Most Resolutions Guarantee Failure. So, Now What?
“Professionals stick to the schedule; amateurs let life get in the way.” – James Clear, Author
Forbes magazine just ran an insightful article (December 31, 2021) on the importance of goal setting rather than making resolutions. One of my favorite observations as a motivational resilience speaker from the piece was (italics are mine):
“The best goals are incredibly specific, with clear steps to take you from where you are now to getting the results you want to achieve…when goals are broken down into manageable and measurable pieces, you’ll be able to track your progress and stay focused. This helps to ensure that you’ll keep working on the goal until you accomplish it.”
My observation, after talking to thousands of people on goal setting and resilience, it that resolutions are the perfect tool of the procrastinator. This point was summarized in Psychology Today by writer Lynn Taylor:
“Headlines, changing sometimes by the hour, dictate how, when and where we can walk, talk and even breathe in public…letting go of control isn’t easy, yet it’s a must-have skill set at the moment. It’s time to realize what you can control…from a personal perspective, you do have the choice to manage your life, even if in small ways.”
Both articles perfectly summarize my views on resilience and grit.
Goal Setting, Resilience and Grit
Making New Year’s resolutions are not only pointless in their non-specificity, but ultimately make us feel worse than not having any resolutions at all. If a manager resolves to increase the sales of a product by the end of a quarter, but has only a vague vision of how that goal will be achieved, chances are it won’t happen. It is important to have a step-by-step plan.
In addition, a lack of resilience often makes for an easy, but mistaken excuse. At the time of this writing, the world is somewhere between an Omicron COVID-19 variant and the introduction of promising to greatly control transmission and symptoms. It is difficult to predict the months ahead, but with the intention to create a resilient, goal-oriented plan we can achieve success. While I am being basic here, I have witnessed far too many organizations who have failed to be resilient. The results of inflexible planning have been catastrophic.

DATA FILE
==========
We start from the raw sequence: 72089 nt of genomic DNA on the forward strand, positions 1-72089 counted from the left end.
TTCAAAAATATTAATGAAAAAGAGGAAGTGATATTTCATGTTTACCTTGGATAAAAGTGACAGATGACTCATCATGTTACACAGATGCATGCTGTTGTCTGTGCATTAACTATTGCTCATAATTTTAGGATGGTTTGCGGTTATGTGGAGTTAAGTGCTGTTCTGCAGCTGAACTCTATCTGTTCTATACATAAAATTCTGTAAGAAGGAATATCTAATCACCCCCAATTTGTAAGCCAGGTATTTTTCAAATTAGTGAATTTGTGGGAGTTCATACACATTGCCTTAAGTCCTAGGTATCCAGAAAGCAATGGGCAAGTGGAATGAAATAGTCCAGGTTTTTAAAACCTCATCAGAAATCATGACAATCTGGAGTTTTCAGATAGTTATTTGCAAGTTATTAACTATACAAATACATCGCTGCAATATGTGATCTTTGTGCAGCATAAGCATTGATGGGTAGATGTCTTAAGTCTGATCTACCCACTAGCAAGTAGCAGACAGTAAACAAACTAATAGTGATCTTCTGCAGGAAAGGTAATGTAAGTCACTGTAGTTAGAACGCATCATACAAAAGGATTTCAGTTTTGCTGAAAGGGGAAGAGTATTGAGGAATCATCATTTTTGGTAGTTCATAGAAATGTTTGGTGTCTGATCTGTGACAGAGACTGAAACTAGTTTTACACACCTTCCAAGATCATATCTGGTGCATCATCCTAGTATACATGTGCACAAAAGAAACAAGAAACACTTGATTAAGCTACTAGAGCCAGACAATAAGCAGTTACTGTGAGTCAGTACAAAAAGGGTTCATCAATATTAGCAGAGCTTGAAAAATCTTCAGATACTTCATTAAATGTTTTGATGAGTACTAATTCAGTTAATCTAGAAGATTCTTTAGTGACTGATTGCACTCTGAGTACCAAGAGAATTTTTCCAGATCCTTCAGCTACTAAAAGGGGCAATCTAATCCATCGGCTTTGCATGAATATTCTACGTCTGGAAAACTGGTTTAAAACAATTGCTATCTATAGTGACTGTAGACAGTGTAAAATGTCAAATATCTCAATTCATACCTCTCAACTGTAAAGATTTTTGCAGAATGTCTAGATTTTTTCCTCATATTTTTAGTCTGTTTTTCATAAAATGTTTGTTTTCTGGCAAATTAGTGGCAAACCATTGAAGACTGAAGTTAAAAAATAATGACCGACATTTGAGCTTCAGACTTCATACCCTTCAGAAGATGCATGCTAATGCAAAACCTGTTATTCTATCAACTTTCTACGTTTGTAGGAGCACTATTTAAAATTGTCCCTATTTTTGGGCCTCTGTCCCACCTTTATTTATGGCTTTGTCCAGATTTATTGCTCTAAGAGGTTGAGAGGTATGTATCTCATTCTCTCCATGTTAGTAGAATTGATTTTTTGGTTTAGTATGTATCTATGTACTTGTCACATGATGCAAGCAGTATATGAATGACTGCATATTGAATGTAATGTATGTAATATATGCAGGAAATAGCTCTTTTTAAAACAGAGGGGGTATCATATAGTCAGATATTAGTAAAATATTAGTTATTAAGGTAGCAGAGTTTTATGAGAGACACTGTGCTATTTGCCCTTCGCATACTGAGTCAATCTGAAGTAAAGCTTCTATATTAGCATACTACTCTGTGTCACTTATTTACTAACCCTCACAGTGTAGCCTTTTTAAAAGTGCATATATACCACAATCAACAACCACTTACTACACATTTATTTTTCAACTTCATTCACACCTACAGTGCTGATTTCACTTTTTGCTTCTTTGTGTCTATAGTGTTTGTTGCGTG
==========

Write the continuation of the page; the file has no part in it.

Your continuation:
It all too often comes down to grit, the determination to achieve goals one step at a time rather than sweeping resolutions. It works for major sales organizations or making a specific plan to take off weight and exercising more.
Grit is the often daily, weekly intention to formulate a set of goals, understanding the process to achieving them. Grit and resilience may seem different, but they are the opposite sides to the same problem. Having resilience to any problem enables us to put in a plan no matter what the future brings. Grit will keep us on course, that no matter what the future brings, we will be determined to face the challenge.
Resolutions rarely work; grit and resilience make plans happen no matter how much of a challenge 2022 will bring.
To contact Scott Burrows, Grit, Goal Setting and Resilience keynote speaker for a virtual or in person presentation, please reach out to him through this new website or his office at: (520) 548-1169